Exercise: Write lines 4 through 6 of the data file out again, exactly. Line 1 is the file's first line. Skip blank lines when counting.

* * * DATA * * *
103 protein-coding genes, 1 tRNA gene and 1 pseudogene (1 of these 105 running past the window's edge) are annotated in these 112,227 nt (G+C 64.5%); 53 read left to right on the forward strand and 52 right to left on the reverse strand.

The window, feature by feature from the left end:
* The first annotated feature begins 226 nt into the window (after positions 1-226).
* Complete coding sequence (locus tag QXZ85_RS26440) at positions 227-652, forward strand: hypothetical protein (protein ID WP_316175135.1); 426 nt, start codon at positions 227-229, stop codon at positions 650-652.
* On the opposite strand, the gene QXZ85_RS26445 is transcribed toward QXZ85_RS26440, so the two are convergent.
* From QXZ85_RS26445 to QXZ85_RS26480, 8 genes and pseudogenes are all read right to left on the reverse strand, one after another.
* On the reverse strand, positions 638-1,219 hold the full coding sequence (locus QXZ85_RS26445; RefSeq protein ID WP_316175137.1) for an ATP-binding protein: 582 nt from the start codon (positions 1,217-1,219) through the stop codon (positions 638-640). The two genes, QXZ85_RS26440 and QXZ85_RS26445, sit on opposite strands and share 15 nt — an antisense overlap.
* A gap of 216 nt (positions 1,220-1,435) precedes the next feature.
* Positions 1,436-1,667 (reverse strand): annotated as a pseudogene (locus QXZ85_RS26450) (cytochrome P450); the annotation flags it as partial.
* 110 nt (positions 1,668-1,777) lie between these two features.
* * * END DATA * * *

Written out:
* Complete coding sequence (locus tag QXZ85_RS26440) at positions 227-652, forward strand: hypothetical protein (protein ID WP_316175135.1); 426 nt, start codon at positions 227-229, stop codon at positions 650-652.
* On the opposite strand, the gene QXZ85_RS26445 is transcribed toward QXZ85_RS26440, so the two are convergent.
* From QXZ85_RS26445 to QXZ85_RS26480, 8 genes and pseudogenes are all read right to left on the reverse strand, one after another.